a filet of salmon with salt

Easy Homemade Smoked Salmon

If you enjoy the rich earthy smokiness of a good smoked fish, Easy Homemade Smoked Salmon needs to be your next kitchen conquest!

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close up of a white bowl with salad, with smoked salmon

If you are among the many food lovers enjoying weekly recipes from the Not Entirely Test Kitchen, consider this smoked salmon recipe and method. It may be executed on a smoker or a gas grill, and smoking fish at home pays back tenfold!

Among the most elegant and EASY of appetizers to serve is an Easy Homemade Smoked Salmon Filet. Situated atop a large charcuterie board and flanked with whipped cream cheese, fresh snipped chives, and a scatter of capers, guests can enjoy this array of savory selections atop lightly char-grilled bread. The sweet and smoky flavor profile of smoked salmon compliments Champagne, Rosé, and is exceptional with Chenin Blanc.

a filet of salmon with seasoning

An Easy Homemade Smoked Salmon Filet is the basis for many other dishes, too. I smoke enough salmon to enjoy in multiple recipes.

The last time I popped into see my fish monger, I spied enormous filets of cold smoked salmon. They were gorgeous…and expensive! Nearly $32/lb to be precise. BUT, I knew they were worth every dollar. I have so many recipes that call for smoked salmon. I was dying to simply bite the bullet and purchase a length.

On my drive home, I recalled the great dinners I enjoyed in Northwest Canada while on travel. Many of those meals included salmon either barbecued or smoked. My time spent in the Canadian Rockies yielded some of my most enjoyable memories. How hard could it be to smoke a salmon filet at home? Surely there MUST be something somewhere about a simple method.

salmon filets on ice

How Do You Smoke Salmon At Home?

After turning the car around and heading back to my fish monger, I began to reminisce about the icy cold water of the Sauble River. I was determined to nail a low temperature smoke on my charcoal smoker or at least manage some dry cured salmon out of the deal. Little did I know how easily smoking salmon at home really was. That, and purchasing fresh salmon was far cheaper than purchasing smoked.

the Weber Smokey Mountain Smoker

The biggest tip I can impart to you is to start with the BEST side of salmon you are able to purchase. Price does NOT represent quality. Know: when the fish was caught, if it was wild or farmed, if farmed what it was fed, waters of origin, and if it’s been on ice for a few days or more than a week.

For me, I look for a very recently caught wild salmon in American or Canadian waters. A caveat: there is nothing wrong with farmed fish as long as it is sustainably executed and has not been treated to enhance color. Do your homework, ask questions at a reputable fish seller, and read the signs that tell you when and where that fish was sourced.

AND, you do NOT need the biggest filet available. There is minimal shrinkage during the smoking process, so purchase what you know you’ll be able to eat. The method I am demonstrating here today is based on a 2-ish pound skin-on, boneless filet of salmon.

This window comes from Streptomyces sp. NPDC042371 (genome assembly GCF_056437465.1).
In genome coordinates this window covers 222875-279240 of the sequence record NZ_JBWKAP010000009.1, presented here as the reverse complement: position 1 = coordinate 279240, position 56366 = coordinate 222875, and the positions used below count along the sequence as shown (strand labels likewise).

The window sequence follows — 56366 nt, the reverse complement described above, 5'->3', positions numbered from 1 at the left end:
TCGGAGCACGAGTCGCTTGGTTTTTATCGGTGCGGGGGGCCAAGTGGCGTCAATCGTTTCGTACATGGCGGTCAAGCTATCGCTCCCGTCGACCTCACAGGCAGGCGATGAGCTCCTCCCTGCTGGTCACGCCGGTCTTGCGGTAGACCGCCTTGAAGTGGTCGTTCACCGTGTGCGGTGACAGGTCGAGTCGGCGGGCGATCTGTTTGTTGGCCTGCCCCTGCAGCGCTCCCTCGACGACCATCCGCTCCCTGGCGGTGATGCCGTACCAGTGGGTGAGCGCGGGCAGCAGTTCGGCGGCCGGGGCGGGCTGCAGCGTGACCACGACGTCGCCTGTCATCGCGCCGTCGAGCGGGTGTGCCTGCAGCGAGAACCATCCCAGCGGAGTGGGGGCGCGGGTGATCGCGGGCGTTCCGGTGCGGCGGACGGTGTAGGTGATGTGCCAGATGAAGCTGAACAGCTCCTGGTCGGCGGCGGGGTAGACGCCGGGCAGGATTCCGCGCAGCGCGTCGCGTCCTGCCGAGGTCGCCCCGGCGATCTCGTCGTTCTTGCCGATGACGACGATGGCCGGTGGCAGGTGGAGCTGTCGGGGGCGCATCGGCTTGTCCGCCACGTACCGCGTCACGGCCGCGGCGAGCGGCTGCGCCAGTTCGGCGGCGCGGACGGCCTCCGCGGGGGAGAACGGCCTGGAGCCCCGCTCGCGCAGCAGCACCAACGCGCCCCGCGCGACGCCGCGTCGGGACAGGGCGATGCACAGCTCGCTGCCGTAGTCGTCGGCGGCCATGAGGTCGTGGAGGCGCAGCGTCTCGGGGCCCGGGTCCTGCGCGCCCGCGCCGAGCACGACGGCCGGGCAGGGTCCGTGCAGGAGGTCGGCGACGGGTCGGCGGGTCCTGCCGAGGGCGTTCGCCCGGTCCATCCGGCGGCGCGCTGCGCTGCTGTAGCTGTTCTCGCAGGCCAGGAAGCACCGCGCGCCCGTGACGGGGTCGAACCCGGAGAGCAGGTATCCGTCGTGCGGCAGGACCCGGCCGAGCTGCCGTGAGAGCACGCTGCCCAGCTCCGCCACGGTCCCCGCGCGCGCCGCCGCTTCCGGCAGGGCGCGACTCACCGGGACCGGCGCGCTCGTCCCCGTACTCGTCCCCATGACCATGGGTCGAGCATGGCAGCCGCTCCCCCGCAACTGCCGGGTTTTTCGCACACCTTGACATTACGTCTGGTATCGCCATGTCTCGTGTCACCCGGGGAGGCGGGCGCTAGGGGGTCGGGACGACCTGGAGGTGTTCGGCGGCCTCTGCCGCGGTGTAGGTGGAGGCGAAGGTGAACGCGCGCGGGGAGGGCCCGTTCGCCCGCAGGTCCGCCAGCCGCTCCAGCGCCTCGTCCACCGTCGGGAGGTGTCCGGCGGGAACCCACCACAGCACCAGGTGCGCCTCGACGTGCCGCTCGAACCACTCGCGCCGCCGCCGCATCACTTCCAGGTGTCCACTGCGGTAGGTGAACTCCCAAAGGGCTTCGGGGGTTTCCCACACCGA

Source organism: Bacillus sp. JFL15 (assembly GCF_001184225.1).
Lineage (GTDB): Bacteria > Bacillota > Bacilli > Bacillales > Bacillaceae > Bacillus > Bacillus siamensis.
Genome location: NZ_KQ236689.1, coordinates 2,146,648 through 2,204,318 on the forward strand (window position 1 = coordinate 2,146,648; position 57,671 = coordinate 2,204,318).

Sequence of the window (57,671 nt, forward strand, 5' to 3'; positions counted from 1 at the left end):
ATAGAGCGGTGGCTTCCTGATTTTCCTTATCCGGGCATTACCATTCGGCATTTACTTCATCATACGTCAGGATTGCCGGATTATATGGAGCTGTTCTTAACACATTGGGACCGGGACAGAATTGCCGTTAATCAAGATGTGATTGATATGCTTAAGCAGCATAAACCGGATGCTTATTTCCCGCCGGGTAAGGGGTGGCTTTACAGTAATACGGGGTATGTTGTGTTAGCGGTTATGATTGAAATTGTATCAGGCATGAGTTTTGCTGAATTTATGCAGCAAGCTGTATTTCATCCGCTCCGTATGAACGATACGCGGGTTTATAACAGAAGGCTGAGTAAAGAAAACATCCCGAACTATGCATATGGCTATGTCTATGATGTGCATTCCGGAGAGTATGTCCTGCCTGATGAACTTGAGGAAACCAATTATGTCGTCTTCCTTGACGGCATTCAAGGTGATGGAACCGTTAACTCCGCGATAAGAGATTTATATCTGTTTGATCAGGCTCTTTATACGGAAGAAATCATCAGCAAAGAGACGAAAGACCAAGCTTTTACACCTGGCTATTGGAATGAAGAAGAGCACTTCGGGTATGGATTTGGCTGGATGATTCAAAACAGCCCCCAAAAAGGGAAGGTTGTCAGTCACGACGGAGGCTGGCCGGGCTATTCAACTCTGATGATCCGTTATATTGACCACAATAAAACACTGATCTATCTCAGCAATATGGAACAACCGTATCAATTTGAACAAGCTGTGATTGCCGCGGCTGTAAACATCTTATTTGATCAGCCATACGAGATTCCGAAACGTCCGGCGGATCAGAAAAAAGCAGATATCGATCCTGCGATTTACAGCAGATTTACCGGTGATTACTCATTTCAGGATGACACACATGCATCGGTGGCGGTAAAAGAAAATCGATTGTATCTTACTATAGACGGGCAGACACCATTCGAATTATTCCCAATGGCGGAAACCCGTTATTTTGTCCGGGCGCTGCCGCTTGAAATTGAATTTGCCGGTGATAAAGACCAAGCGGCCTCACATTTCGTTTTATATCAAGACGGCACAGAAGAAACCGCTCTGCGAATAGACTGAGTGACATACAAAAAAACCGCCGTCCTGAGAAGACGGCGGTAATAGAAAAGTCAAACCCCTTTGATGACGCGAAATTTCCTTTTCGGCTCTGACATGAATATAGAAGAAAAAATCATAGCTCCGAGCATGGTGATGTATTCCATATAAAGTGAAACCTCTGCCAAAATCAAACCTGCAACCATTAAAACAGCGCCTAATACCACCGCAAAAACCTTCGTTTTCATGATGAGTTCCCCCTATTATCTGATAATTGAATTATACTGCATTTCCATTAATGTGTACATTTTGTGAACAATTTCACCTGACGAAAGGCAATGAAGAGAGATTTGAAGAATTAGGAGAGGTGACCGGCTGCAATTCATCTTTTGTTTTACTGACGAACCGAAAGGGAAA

What Do I Serve With Smoked Salmon?

I gather my recipes ahead of time and add up my measures so I know how much I will need to purchase to prepare each dish. I am also known for adding a 1/4 or 1/2 pound to those measures. Why? Because I absolutely LOVE a charcuterie board. With the extra smoked fish, a bit of whipped cream cheese, some chives, and a mess of capers atop really good crusty grilled bread, it’s a meal in itself.

If smoking however to serve as a main course, I have served to much applause a Butternut Squash Risotto and also a Sherried Oven Roasted Spaghetti Squash. Both superb without taking the focus away from the fish.

Invest once, care for it, and enjoy the spoils of your efforts from it for years to come. Smokers and gas grills. Barbecue necessaries, click any image for pricing.

How Do You Prepare Salmon To Smoke It?

Seasoning for smoked salmon is quite minimal. You likely already have what is required in your pantry. For the easiest and best smoked salmon, you will need 1/2 cup Kosher salt or coarse sea salt, 1/2 cup brown sugar, black and pink peppercorns, coriander seeds, and about 2 pounds of skin-on, boneless salmon filet. Again, work with THE FRESHEST salmon you are able to purchase.

Always rinse the filet thoroughly. Pat dry with a paper towel and make sure you get the fish very dry, top and bottom. This recipe for smoked salmon begins with a combination of ingredients that will go on as seasoning, and eventually form a brine. Time is your friend in this method. The number of hours spent brining will take more time than the actual smoke itself, however is a crucial step to attaining a flavorful smoky salmon. Begin this process 1 day ahead of needing/smoking your salmon. Who says the best of the best is ever easy?

Have at the ready a glass baking dish, plastic wrap, heavy gauge aluminum foil, a large rimmed baking sheet, and a rack to fit that baking sheet. You will also want a few large chunks of a good smoking wood such as hickory or pecan. Today, I am using apple wood. If you will be smoking on your gas grill, use a smoker box if you have one. If you do not own a smoker box, a large aluminum pan with an aluminum lid will be necessary.

How To Smoke Salmon Without A Smoker

How Do You Cook Salmon On A Gas Grill?

Prepare your smoker box by loading it with wood chips or a couple of wood chunks. Preheat all burners on your grill on high for about 10 minutes. At this time, place the smoker box on the grill and close the lid. That smoker box will be moved once things get hot, so I advise tongs to be able to safely move it around with.

Ultimately, the grill must be set up for indirect cooking by first turning off burners that will be directly under the salmon. We want the salmon to cook using the ambient heat in the grill rather than over a direct heat source or flame. So once the grill is HOT and your wood is beginning to smell aromatic, turn off all but the burners that will be the sole heat sources.

The smoker box will occupy the space on the grill directly above the direct heat source or flame. Use the tongs to move it over the heat source. You are ready to rock and roll once the grill gauge reads 225 degrees F. You’ll add the filet skin side down to the indirect side of the grill. Close the lid.

How Long Do You Cook Salmon On A Gas Grill?

Smoke until the salmon for about 1 hour. You’re looking for a fish filet that is firm to the touch. It will boast a beautiful golden brown sheen to it while remaining just slightly pink all the way to its middle. I like to allow the salmon to stand for 5 to 10 minutes once I pull it from the grill. It can be served immediately or left to cool to room temperature.

How Do You Cook Salmon On A Charcoal Grill? Pellet Smoker, Or Stovetop Smoker?

Easy – the exact same way you’d smoke any meats. Fire your coals and add your wood. Cover and get your temperature to right around 225 degrees F.

Add the salmon skin-side down to the indirect side of a charcoal grill, and replenish the charcoal as needed to maintain the temperature.